Spiralling living costs have shifted the poverty line in Northland, with more middle-income families seeking budget advice and food parcels every week.
A budgeting adviser described the situation as "pretty scary", while a Whangārei-based charity has to fork out an additional $150 a week for fuel to deliver food parcels as far away as Dargaville.
"The situation is changing from just beneficiaries to everyday mums and dads, even those on mortgages that are increasingly seeking help. It's getting scary," Whangārei Anglican Care Centre budgeting co-ordinator Dianne Harris said.
She said each struggling family is having to put aside $20 to $40 extra a week for food and at least $30 for petrol.
"Power costs are starting to rise ... everything is going up except the wages. Bills come first and unfortunately, food comes last. People are having to learn new ways of dealing with the food crisis."
The centre, which has between 200 and 300 clients, provides free budgeting advice and courses on financial literacy, such as tips to save money.
Many families had gradually started to act upon budget advice, which was beginning to make a difference in their lives, she said.
Harris said families who took advantage of Afterpay, offered by a lot of businesses, did not realise how periodic repayments were affecting their overall budget.
Whangārei Salvation Army community ministries social worker Teneille Johnson said besides food and rent, power and petrol costs had put significant stress on people's mental health.
"The poverty line has shifted. Where poverty was mostly confined to beneficiaries and low-income families, it has now shifted to working families, and it's rising.
"We're seeing large families, homeless people, those living in cars and couch surfers turning up for food parcels. Times are really hard," Johnson said.
More than 50 food parcels are given out every week and the Salvation Army also drops boxes of bread to local schools and church ministries.
There is a takeaway dinner at the Recovery Church every Friday evening.
The Whangārei RSA women's section this week donated non-perishable items to the local Salvation Army and Johnson said it was a wonderful gesture from the women for considering those who are in need of food.
"A lot of women are grandmothers and great-grandmothers who feel it's something we can do to contribute to families that are struggling. We bought food and ran a raffle," women's section secretary Nancy Hawks said.
Tinned food, knitted items, toiletries, flour and sugar were among the goods donated.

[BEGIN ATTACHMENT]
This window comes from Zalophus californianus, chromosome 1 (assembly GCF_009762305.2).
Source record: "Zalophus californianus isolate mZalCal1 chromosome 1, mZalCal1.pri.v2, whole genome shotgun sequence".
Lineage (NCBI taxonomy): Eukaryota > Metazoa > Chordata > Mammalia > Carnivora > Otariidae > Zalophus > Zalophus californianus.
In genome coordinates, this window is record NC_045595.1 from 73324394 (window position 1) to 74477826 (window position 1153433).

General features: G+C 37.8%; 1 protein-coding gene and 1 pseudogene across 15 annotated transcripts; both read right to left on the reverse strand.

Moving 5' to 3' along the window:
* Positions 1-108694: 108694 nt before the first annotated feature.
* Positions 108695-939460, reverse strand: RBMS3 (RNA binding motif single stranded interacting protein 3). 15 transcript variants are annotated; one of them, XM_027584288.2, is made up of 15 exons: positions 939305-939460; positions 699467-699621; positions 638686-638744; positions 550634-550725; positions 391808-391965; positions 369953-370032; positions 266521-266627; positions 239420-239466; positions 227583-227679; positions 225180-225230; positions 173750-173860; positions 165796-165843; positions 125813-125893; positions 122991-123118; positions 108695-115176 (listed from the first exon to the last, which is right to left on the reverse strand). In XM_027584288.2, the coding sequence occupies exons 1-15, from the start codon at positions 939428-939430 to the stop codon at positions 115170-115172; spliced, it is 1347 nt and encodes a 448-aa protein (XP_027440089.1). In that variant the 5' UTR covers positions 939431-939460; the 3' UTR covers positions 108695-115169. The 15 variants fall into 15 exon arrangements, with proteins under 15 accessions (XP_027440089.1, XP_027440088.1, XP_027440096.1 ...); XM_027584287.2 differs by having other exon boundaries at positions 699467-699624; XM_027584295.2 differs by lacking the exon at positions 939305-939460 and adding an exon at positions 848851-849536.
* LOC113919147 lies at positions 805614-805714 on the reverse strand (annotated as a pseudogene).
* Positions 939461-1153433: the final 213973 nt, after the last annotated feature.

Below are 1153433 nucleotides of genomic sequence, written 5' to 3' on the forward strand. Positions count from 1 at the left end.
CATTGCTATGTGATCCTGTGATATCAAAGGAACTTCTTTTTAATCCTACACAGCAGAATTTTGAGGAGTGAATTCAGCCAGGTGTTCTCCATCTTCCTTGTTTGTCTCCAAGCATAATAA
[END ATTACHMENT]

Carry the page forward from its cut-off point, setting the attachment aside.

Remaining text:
Kaitaia Community House manager Nita King there has been an increase in demand for food parcels as families find themselves stretched to pay for other essentials, such as servicing mortgages and power costs.
"Our people are pretty resilient but they are struggling with a number of things. We are always looking for homes as two to three families are living in cramped conditions."
King said the community house has a garden that helped families with kai and her staff also visited people in their homes to give power-saving tips.
The power they saved was then put back into heating, she said.
Soul Food, which provides free meals on Monday nights and delivers food parcels in Whangārei and Dargaville, is another charity that is overwhelmed with demand.
"More people are walking in for meals and so far this week we've given out 40 parcels in Whangārei, including quite a few people that have been laid-off during Covid," co-founder Chris Youens said.
Rising petrol prices have been a killer recently, he said.
"We need at least $150 more a week for fuel and that comes from our pocket. Some weeks, we only deliver one food parcel to Dargaville, last week we did five so fuel cost is a big component."
Ministry of Social Development benefit figures at the end of March show 10,797 Northlanders were given jobseeker support, 4656 received sole parent benefit and 234 in other benefits.
There were 1282 people waiting to get into social housing in Northland at the end of March, while the ministry approved 628 emergency housing special-needs grants totalling $740,140 in the first quarter of this year.
Need help saving money? Check out these tips
• Delete apps like Afterpay and Laybuy to curb impulsive shopping
• Switch power suppliers and save up to $1000 a year if you're a moderate to heavy power user
• Sell under-used vehicles and avoid ongoing costs
• Take lunch to work rather than buy in town
• Consider cancelling contents insurance if you don't own much of value